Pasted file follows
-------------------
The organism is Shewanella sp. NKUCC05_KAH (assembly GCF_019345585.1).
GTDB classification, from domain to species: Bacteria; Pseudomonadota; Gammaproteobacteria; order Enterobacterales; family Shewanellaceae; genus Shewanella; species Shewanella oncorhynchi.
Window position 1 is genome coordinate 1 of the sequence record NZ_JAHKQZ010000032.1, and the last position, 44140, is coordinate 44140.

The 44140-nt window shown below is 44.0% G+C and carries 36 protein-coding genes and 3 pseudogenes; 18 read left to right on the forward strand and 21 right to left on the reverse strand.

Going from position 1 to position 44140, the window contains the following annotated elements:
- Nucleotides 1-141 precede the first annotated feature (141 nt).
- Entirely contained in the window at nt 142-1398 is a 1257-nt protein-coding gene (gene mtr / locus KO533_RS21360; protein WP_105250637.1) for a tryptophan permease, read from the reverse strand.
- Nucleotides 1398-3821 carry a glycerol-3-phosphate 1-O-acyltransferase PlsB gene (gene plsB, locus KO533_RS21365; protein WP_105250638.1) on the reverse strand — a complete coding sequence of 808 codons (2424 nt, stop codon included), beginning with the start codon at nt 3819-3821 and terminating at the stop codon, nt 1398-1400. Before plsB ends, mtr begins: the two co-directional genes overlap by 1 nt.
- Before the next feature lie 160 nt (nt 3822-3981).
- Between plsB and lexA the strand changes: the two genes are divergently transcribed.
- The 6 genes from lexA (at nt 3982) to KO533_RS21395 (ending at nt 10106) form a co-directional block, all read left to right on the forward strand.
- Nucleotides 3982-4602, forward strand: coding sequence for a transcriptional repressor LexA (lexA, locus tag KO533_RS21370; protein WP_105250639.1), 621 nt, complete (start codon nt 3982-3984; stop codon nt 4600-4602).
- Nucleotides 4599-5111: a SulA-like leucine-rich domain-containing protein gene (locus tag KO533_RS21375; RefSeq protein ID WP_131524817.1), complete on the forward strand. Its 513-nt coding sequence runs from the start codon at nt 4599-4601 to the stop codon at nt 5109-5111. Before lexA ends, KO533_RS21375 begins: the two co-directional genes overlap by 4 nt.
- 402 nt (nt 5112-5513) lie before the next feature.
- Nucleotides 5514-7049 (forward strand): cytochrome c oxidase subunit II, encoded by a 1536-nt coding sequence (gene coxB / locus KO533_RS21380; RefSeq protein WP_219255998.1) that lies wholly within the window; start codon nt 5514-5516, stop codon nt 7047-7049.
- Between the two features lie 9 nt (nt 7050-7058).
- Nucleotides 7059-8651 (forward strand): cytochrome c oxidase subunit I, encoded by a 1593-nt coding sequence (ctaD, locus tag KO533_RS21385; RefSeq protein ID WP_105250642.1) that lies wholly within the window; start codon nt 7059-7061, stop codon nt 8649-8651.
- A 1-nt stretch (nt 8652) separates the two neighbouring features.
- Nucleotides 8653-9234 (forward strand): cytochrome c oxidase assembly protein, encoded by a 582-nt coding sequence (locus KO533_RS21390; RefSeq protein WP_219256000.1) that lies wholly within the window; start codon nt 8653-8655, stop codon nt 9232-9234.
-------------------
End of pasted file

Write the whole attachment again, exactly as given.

The organism is Shewanella sp. NKUCC05_KAH (assembly GCF_019345585.1).
GTDB classification, from domain to species: Bacteria; Pseudomonadota; Gammaproteobacteria; order Enterobacterales; family Shewanellaceae; genus Shewanella; species Shewanella oncorhynchi.
Window position 1 is genome coordinate 1 of the sequence record NZ_JAHKQZ010000032.1, and the last position, 44140, is coordinate 44140.

The 44140-nt window shown below is 44.0% G+C and carries 36 protein-coding genes and 3 pseudogenes; 18 read left to right on the forward strand and 21 right to left on the reverse strand.

Going from position 1 to position 44140, the window contains the following annotated elements:
- Nucleotides 1-141 precede the first annotated feature (141 nt).
- Entirely contained in the window at nt 142-1398 is a 1257-nt protein-coding gene (gene mtr / locus KO533_RS21360; protein WP_105250637.1) for a tryptophan permease, read from the reverse strand.
- Nucleotides 1398-3821 carry a glycerol-3-phosphate 1-O-acyltransferase PlsB gene (gene plsB, locus KO533_RS21365; protein WP_105250638.1) on the reverse strand — a complete coding sequence of 808 codons (2424 nt, stop codon included), beginning with the start codon at nt 3819-3821 and terminating at the stop codon, nt 1398-1400. Before plsB ends, mtr begins: the two co-directional genes overlap by 1 nt.
- Before the next feature lie 160 nt (nt 3822-3981).
- Between plsB and lexA the strand changes: the two genes are divergently transcribed.
- The 6 genes from lexA (at nt 3982) to KO533_RS21395 (ending at nt 10106) form a co-directional block, all read left to right on the forward strand.
- Nucleotides 3982-4602, forward strand: coding sequence for a transcriptional repressor LexA (lexA, locus tag KO533_RS21370; protein WP_105250639.1), 621 nt, complete (start codon nt 3982-3984; stop codon nt 4600-4602).
- Nucleotides 4599-5111: a SulA-like leucine-rich domain-containing protein gene (locus tag KO533_RS21375; RefSeq protein ID WP_131524817.1), complete on the forward strand. Its 513-nt coding sequence runs from the start codon at nt 4599-4601 to the stop codon at nt 5109-5111. Before lexA ends, KO533_RS21375 begins: the two co-directional genes overlap by 4 nt.
- 402 nt (nt 5112-5513) lie before the next feature.
- Nucleotides 5514-7049 (forward strand): cytochrome c oxidase subunit II, encoded by a 1536-nt coding sequence (gene coxB / locus KO533_RS21380; RefSeq protein WP_219255998.1) that lies wholly within the window; start codon nt 5514-5516, stop codon nt 7047-7049.
- Between the two features lie 9 nt (nt 7050-7058).
- Nucleotides 7059-8651 (forward strand): cytochrome c oxidase subunit I, encoded by a 1593-nt coding sequence (ctaD, locus tag KO533_RS21385; RefSeq protein ID WP_105250642.1) that lies wholly within the window; start codon nt 7059-7061, stop codon nt 8649-8651.
- A 1-nt stretch (nt 8652) separates the two neighbouring features.
- Nucleotides 8653-9234 (forward strand): cytochrome c oxidase assembly protein, encoded by a 582-nt coding sequence (locus KO533_RS21390; RefSeq protein WP_219256000.1) that lies wholly within the window; start codon nt 8653-8655, stop codon nt 9232-9234.